Chateau Langlois NV Brut Rose a Cremant de Loire, France, $21.99: The grape variety is 100 percent cabernet franc. The wine is light pink in color with a nose of red fruit berries. On the palate, the taste is fresh, fruity and light— an excellent summer aperitif. Highly recommended.

Pascal Jolivet Sancerre 2011 Sauvignon Blanc, Loire, France, $24: This wine is fermented naturally without adding yeasts. Bearing a darker straw color, the wine is fresh, with nice acidity. On the palate, it is balanced with a bold structure supported by its acidity, residual sugar and clean fruit taste. Recommended.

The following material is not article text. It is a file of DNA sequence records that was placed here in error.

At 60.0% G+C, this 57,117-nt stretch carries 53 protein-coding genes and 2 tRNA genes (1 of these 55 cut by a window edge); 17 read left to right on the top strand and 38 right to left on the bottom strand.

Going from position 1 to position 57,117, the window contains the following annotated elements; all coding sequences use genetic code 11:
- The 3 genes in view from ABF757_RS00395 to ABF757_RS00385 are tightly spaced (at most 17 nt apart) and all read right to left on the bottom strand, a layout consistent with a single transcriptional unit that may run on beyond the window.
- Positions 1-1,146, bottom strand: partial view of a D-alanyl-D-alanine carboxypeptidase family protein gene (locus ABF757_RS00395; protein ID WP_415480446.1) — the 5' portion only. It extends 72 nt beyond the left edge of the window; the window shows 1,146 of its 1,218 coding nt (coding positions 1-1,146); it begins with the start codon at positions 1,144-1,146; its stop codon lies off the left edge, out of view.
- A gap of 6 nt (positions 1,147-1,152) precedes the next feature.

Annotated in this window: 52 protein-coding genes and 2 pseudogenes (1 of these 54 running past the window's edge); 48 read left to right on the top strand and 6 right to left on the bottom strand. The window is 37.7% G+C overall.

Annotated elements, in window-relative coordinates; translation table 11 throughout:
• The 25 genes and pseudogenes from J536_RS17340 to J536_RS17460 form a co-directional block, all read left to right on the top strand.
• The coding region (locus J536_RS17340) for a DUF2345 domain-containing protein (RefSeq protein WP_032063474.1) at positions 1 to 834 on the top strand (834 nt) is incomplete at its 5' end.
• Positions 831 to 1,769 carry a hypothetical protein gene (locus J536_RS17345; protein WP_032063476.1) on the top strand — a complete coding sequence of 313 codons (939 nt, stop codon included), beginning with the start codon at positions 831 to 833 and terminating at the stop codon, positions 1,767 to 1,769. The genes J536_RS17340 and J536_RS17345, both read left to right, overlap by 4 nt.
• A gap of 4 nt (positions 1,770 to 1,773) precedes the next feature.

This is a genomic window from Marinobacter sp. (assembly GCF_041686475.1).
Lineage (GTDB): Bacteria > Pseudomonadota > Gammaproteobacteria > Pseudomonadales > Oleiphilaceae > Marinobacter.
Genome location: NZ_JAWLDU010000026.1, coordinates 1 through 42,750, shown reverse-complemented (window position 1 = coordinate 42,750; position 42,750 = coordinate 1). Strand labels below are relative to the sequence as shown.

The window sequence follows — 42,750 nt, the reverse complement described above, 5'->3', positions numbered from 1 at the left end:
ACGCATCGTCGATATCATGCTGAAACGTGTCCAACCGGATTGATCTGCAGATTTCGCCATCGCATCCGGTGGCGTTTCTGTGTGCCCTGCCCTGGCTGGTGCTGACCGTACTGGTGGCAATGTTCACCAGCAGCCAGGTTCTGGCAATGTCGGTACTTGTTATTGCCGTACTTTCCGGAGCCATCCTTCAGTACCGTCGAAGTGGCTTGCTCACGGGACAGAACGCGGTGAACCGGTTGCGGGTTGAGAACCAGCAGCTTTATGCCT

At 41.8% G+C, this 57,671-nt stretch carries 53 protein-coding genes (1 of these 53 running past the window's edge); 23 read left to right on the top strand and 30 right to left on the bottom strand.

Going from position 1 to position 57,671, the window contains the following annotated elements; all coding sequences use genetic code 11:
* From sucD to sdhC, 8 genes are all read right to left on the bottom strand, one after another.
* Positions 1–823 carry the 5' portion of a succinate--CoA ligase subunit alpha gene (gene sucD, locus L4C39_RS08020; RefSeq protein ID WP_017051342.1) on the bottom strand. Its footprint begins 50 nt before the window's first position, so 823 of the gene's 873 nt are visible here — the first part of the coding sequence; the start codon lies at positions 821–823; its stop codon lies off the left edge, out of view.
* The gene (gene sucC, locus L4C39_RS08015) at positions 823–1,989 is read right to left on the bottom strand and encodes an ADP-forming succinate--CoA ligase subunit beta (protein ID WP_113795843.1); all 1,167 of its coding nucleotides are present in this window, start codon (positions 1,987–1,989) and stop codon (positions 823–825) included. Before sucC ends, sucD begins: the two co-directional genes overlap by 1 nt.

Cuvée D Adair 2011 Sancerre, $18: A citrus nose, with flavors of lemon, lime and grapefruit on the palate, this wine has a nice acidity and pleasant finish. This wine is available at Costco. Best Buy.

Domaine Philippe Delesvaux 2004 Clos Du Pavillon, Chenin Blanc, Coteaux du Layon, Saint Aubin, France, $34 (for 500 mL): This is a sweet/dessert wine made in Anjou-Saumur. The domaine is certified organic. Light in alcohol, this is a delightful wine to end an evening. Flavors of honey complement a smooth, but lingering, finish. Highly recommended.

Next month, our focus will be on sangiovese grapes from Old and New World producers.

Wayne Crawford is a certified specialist of Wine CSW and a member of the Society of Wine Educators and the American Wine Society.